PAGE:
There's all these great non-profit organisations doing actually useful things that could use help with software development and maintenance. That's work I'd love to do, but I can't make a living from it.

And then there's tons of shitty companies doing absolutely nothing of value but willing to pay a very good salary.

The heck am I supposed to do?

@ayo split it 50/50? At least that's what I would do.

@ng0 I don't see myself working full-time at a company anyway, but it's still a rather suboptimal situation, from a motivation point of few. 😞

@ayo I am trying to find the anwser to that question too.

@ayo work for a company that partly use open source on the agreement that they allow contributing back?

@michel_slm IMO, open source is not an end goal in itself. I care more about the purpose of the software: Does it solve problems that only large companies have, or is it actually useful in other contexts?

Unfortunately, many companies that embrace open source only do so for projects that are of little benefit to end users, hobbyists or non-profits.

@ayo completely agreed, not all open source projects are equal (based on real life usefulness, licensing and governance). Can't speak for other companies, and not speaking officially for my employer, but I'm glad #Facebook switched away from using BSD with a patents grant since that is really unpopular in the community (eg for React). We contribute to external projects we don't control like the #Linux kernel and #Chef too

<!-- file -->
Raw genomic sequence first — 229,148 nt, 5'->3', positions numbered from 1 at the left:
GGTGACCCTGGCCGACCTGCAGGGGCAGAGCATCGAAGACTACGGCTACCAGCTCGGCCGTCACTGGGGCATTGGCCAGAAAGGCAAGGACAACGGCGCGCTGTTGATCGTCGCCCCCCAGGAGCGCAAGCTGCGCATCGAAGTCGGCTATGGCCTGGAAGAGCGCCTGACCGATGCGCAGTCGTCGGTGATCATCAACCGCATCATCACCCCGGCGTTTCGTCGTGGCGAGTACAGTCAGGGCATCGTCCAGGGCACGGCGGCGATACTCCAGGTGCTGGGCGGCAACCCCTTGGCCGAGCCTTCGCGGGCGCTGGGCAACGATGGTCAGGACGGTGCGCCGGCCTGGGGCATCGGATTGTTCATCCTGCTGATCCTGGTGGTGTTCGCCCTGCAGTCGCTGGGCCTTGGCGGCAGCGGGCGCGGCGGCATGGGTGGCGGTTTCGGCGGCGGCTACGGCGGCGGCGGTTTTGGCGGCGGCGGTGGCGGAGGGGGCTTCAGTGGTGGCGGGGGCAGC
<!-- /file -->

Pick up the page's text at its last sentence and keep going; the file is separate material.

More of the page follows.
There are no-profit organizations that pays well, and there are companies that employ open source software writers.

I.e. the mpv lead developer has got a job my a company to work on mpv itself. The company had a software similar to Kodi but I can't remember the name.

Those are few cases, I know, but it might be worth considering a long term plan for these opportunities.
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